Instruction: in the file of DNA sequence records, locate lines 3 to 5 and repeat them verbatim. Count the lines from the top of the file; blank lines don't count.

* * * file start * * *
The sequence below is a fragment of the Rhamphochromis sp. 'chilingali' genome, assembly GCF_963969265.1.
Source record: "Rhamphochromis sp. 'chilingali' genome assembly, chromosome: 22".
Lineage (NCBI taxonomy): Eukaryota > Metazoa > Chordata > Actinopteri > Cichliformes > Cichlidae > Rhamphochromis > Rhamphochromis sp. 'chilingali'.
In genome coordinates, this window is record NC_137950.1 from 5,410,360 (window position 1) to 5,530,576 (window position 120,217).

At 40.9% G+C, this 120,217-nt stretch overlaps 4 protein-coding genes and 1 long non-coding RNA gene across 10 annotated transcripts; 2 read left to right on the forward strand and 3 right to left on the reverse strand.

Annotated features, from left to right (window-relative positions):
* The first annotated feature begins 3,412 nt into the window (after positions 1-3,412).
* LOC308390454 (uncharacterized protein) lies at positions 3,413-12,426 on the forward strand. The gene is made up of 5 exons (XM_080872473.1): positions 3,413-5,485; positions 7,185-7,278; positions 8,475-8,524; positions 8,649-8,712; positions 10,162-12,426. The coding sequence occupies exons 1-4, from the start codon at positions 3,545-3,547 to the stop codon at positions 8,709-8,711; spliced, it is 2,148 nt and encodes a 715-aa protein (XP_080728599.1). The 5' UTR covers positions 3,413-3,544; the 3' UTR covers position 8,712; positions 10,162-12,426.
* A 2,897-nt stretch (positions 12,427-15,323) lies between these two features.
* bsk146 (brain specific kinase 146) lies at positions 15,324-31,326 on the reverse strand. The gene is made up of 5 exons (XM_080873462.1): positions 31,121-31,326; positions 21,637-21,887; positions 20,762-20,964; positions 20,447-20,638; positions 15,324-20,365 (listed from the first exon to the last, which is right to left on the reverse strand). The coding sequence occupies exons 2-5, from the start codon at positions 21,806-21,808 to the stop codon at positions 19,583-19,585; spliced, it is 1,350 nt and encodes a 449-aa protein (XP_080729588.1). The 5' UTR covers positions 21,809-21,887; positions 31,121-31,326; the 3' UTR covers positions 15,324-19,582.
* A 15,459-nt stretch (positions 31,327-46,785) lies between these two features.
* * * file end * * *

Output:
Lineage (NCBI taxonomy): Eukaryota > Metazoa > Chordata > Actinopteri > Cichliformes > Cichlidae > Rhamphochromis > Rhamphochromis sp. 'chilingali'.
In genome coordinates, this window is record NC_137950.1 from 5,410,360 (window position 1) to 5,530,576 (window position 120,217).

At 40.9% G+C, this 120,217-nt stretch overlaps 4 protein-coding genes and 1 long non-coding RNA gene across 10 annotated transcripts; 2 read left to right on the forward strand and 3 right to left on the reverse strand.